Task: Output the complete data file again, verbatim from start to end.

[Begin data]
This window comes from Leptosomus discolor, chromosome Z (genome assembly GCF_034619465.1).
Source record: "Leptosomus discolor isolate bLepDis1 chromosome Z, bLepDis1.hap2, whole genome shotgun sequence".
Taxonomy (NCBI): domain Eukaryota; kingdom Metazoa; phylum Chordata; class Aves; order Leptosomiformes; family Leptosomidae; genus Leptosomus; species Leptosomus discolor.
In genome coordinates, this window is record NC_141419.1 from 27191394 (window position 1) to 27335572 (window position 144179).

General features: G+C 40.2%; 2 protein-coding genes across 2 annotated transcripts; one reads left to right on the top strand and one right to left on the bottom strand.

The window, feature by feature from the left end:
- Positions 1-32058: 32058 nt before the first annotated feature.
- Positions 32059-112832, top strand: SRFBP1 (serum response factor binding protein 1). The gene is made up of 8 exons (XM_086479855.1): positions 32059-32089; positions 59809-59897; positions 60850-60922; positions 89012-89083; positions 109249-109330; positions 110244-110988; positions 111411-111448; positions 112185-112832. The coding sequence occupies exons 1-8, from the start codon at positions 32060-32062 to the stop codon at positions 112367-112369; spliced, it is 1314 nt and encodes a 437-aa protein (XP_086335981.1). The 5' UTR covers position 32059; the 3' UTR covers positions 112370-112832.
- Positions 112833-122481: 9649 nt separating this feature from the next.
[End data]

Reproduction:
This window comes from Leptosomus discolor, chromosome Z (genome assembly GCF_034619465.1).
Source record: "Leptosomus discolor isolate bLepDis1 chromosome Z, bLepDis1.hap2, whole genome shotgun sequence".
Taxonomy (NCBI): domain Eukaryota; kingdom Metazoa; phylum Chordata; class Aves; order Leptosomiformes; family Leptosomidae; genus Leptosomus; species Leptosomus discolor.
In genome coordinates, this window is record NC_141419.1 from 27191394 (window position 1) to 27335572 (window position 144179).

General features: G+C 40.2%; 2 protein-coding genes across 2 annotated transcripts; one reads left to right on the top strand and one right to left on the bottom strand.

The window, feature by feature from the left end:
- Positions 1-32058: 32058 nt before the first annotated feature.
- Positions 32059-112832, top strand: SRFBP1 (serum response factor binding protein 1). The gene is made up of 8 exons (XM_086479855.1): positions 32059-32089; positions 59809-59897; positions 60850-60922; positions 89012-89083; positions 109249-109330; positions 110244-110988; positions 111411-111448; positions 112185-112832. The coding sequence occupies exons 1-8, from the start codon at positions 32060-32062 to the stop codon at positions 112367-112369; spliced, it is 1314 nt and encodes a 437-aa protein (XP_086335981.1). The 5' UTR covers position 32059; the 3' UTR covers positions 112370-112832.
- Positions 112833-122481: 9649 nt separating this feature from the next.